An Israeli scientist has been awarded the Nobel Prize for Chemistry.
Daniel Shechtman was named as this year's recipient for "for the discovery of quasicrystals" in 1982
Prof Shechtman, who is a professor at the Technion Institute in Haifa, was born in Tel Aviv in 1941. He gained his PhD from the same institution in 1972 and carried out his research at its Wolfson Centre, which he is also the head of.
He has won both the Israel Prize and the Weizmann Science Award.
According to the Nobel Foundation, his work has "fundamentally altered how chemists conceive of solid matter".
"Contrary to the previous belief that atoms were packed inside crystals in symmetrical patterns, Shechtman showed that the atoms in a crystal could be packed in a pattern that could not be repeated," said the judges.
"His discovery was extremely controversial," they added. Prof Shechtman was even asked to leave his research group at one point.
"However, his battle eventually forced scientists to reconsider their conception of the very nature of matter."
Prof Shechtman will receive the £945 thousand prize at a ceremony in Stockholm on December 10. His win comes two years after another Israeli, 3a>Ada Yonath3b>, won the same prize.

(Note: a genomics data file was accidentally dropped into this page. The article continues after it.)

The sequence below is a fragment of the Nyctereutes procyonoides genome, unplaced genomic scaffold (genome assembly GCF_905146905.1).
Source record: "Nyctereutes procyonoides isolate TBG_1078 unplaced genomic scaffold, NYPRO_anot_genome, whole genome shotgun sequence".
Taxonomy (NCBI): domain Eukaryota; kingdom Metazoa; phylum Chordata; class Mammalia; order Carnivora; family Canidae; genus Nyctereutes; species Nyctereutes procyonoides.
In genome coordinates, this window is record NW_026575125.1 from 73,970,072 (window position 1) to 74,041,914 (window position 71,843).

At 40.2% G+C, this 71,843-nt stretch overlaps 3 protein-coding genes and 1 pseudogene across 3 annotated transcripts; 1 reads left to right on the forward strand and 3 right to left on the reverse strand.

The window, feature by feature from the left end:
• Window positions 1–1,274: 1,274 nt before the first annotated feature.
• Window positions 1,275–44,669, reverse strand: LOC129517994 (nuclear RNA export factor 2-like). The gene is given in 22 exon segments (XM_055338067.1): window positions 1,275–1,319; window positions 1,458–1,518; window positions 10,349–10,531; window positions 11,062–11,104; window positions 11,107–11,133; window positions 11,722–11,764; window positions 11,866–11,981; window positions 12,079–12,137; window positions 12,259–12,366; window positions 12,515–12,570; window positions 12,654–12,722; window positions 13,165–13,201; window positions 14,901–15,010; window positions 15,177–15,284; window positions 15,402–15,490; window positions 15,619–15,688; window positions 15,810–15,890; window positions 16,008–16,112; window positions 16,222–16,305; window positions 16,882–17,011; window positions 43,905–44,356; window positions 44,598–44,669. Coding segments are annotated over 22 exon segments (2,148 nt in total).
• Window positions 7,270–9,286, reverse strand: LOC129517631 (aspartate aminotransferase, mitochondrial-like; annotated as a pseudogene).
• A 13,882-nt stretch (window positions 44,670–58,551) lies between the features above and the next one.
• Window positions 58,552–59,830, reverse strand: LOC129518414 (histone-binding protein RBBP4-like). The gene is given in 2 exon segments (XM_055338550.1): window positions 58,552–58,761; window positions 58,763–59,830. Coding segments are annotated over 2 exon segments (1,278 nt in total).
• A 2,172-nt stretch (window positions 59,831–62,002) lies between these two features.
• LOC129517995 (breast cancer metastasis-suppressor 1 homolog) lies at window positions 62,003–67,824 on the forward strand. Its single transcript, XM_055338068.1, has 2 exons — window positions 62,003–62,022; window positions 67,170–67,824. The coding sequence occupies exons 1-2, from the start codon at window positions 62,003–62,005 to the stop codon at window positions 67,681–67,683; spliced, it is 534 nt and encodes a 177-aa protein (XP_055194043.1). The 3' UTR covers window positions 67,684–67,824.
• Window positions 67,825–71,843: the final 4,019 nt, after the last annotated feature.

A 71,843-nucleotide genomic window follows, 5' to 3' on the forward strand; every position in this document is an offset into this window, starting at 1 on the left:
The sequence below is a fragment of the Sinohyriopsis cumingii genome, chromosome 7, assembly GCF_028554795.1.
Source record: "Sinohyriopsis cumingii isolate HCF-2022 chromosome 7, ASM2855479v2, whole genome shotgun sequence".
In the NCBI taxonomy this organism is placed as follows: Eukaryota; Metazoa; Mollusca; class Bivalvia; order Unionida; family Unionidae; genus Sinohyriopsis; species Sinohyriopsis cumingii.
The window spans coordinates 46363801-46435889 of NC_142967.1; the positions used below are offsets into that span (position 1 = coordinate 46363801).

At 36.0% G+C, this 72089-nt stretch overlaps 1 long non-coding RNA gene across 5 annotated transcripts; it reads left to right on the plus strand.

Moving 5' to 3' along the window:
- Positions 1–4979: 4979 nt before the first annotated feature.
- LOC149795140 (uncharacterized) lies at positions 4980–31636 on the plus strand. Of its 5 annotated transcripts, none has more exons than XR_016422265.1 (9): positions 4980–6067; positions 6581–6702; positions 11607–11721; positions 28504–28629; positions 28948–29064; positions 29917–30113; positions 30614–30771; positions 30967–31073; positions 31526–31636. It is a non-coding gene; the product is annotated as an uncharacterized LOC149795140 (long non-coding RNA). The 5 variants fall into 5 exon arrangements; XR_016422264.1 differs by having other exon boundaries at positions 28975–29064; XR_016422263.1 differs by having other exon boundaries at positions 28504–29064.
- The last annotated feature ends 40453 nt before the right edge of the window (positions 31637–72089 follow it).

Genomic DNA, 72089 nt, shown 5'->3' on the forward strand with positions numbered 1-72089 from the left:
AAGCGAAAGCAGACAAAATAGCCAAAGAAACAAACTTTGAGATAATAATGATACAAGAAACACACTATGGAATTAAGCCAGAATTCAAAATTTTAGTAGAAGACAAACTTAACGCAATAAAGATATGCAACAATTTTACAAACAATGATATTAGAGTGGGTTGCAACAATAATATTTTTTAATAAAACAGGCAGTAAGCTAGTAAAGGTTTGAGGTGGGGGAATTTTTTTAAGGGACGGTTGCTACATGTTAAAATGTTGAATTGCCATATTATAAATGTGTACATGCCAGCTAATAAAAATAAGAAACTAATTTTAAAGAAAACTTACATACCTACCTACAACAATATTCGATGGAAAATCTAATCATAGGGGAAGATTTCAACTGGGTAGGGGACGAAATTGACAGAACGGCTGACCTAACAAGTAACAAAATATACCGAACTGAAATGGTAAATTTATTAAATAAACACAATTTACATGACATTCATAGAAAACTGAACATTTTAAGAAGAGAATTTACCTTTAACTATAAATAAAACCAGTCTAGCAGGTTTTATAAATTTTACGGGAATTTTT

Daniel Peltz, chairman of the British Technion Society said he was delighted to hear that the professor's work had been "recognised in this high profile manner".
"It is a testament to the groundbreaking research carried out at the Technion," he said. "The potential to use quasicrystals in everyday products is extremely exciting."
Israeli Prime Minister Benjamin Netanyahu phoned Prof Shechtman to congratulate him. "Every Israeli is happy today and every Jew in the world is proud," he said. President Shimon Peres told him: "Your win is promising and gives hope. You are the crown jewel.
"You provide hope and serve as an example to the younger generation. You demonstrate that a thinking person who is hardworking and brave can make groundbreaking scientific discoveries. On behalf of the state of Israel I would like to salute you."
Among this year's winners are North American scientists Adam Riess, awarded the Nobel Prize for Physics with two others for their study of how the universe is expanding, and Ralph Steinman, who died before his award for Medicine was made public.